Taylor Bertolet Aug 21 10:20pm ET

New York Jets kicker Taylor Bertolet is making a strong first impression on his new team. Bertolet was signed only a few days ago after Chandler Catanzaro abruptly retired but has already made an impression on the team. Bertolet went 4-for-4 on field goals during team drills connecting from 44, 40, and twice from 33 yards away. Bertolet won't be one of the top kickers drafted, but if he keeps this up could be worth a look on a Jets team that finished 30th in the NFL in red-zone conversion rate last season.

From RotoBaller

Devin Bush Aug 21 10:10pm ET

Pittsburgh Steelers linebacker Ryan Shazier has been impressed with rookie linebacker Devin Bush, who the Steelers traded up to get with the 10th overall pick. "I think he's going to make a lot of splash for us. He's going to be a big-time player for us," Shazier said. Shazier continues to make progress in his recovery from a spinal injury he suffered in 2017, but he will not play this year. Bush is the inside linebacking presence that Pittsburgh needs in order for their defense to return to the elite ranks among the NFL. They have the potential to become fantasy relevant this year, but fantasy owners can probably wait and see.

From RotoBaller

Vance McDonald Aug 21 10:00pm ET

Pittsburgh Steelers tight end Vance McDonald won't be the full-time tight end, according to offensive coordinator Randy Fichtner. In an interview with Dale Lolley of DKPittsburghSports.com, the Steelers' OC said "He's never going to play the full game. That's never going to happen." Of course, this could be coach talk and McDonald ends up sees the majority of the time at tight end. His only real competition at the position is Xavier Grimble, who was undrafted out of USC and has just 22 career receptions. Don't look into this too much as the veteran McDonald is without a doubt the top dog at this position in Pittsburgh. His ADP has jumped up into the 7th round, which is fair for a player who should command 80-plus targets this year.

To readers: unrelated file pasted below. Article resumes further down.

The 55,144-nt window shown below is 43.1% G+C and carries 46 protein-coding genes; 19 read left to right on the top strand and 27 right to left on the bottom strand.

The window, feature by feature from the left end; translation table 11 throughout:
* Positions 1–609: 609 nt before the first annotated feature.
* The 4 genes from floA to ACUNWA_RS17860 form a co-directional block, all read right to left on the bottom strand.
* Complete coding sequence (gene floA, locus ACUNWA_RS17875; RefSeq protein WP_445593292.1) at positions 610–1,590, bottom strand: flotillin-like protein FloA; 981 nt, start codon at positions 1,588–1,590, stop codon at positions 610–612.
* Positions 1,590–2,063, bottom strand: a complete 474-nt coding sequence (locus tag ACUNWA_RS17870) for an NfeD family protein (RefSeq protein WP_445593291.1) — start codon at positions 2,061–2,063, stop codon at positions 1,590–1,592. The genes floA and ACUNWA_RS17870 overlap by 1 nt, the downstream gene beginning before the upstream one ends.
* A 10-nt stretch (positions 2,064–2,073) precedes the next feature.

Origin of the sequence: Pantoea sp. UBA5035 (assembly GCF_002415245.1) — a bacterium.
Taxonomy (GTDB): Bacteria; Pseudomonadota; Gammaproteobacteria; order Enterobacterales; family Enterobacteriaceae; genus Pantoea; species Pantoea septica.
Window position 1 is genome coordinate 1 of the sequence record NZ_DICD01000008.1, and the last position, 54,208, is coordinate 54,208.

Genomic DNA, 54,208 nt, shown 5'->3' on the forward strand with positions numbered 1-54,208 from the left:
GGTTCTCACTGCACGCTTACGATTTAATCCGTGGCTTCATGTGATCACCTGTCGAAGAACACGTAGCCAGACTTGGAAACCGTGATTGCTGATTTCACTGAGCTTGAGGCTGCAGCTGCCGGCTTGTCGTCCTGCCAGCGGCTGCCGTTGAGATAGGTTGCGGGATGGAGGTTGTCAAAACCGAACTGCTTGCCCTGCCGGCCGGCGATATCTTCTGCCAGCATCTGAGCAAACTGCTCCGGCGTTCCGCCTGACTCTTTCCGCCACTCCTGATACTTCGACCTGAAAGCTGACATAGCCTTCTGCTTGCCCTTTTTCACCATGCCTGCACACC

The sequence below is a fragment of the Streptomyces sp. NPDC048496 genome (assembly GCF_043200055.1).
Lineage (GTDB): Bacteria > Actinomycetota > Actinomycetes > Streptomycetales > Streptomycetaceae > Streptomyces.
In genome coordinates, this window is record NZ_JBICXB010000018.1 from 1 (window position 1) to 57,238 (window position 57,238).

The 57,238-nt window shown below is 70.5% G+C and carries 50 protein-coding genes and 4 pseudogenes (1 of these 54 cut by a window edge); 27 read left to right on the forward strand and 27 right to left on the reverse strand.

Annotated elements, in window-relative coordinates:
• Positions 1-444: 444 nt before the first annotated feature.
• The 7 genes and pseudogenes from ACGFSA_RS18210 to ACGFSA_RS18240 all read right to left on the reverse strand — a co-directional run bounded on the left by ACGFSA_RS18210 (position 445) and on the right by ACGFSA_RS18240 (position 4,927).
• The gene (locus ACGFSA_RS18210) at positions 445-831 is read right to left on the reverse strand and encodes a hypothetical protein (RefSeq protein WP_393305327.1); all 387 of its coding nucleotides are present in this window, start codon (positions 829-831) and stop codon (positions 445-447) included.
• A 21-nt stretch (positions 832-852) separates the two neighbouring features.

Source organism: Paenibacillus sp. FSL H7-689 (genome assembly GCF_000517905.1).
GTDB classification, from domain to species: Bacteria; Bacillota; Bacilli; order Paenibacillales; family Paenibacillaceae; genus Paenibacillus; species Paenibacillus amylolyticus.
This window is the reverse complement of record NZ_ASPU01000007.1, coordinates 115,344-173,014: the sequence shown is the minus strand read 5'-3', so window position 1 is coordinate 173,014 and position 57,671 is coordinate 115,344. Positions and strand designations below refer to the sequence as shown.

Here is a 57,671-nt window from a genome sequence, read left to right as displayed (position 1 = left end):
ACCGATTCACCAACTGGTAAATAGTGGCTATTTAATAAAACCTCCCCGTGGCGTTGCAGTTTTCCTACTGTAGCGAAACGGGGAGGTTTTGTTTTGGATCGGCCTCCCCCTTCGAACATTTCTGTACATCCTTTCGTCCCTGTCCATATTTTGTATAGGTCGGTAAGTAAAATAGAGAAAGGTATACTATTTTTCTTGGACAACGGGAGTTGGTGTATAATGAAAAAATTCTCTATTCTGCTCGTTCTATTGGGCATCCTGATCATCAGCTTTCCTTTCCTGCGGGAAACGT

From RotoBaller

Jordan Wilkins Aug 21 8:30pm ET

Indianapolis Colts running back Jordan Wilkins (foot) missed his sixth straight practice on Wednesday. Wilkins represents a change of pace from the two running backs, Marlon Mack and Nyheim Hines, that are in front of him. Mack is an explosive player that's developing into a 3-down player, and Hines has firmly established his role as a pass-catcher. Wilkins can find his way on the field, but the team's running back is getting crowded which drags his stock down.

From RotoBaller

Aaron Wallace Aug 21 8:23pm ET

Denver Broncos LB Aaron Wallace (hamstring) was waived/injured Wednesday, Aug. 21, according to a source.

From TheHuddle

Adam Vinatieri Aug 21 8:20pm ET

Indianapolis Colts kicker Adam Vinatieri (knee) has been resting for much of the preseason and training camp. That remains true, but he is expected to be ready for Week 1. Vinatieri remains one of the top kicking options in fantasy. He plays on an elite offense, and he is arguably the best kicker in NFL history. The Colts should give Vinatieri plenty of opportunities to score this season as long as he remains healthy.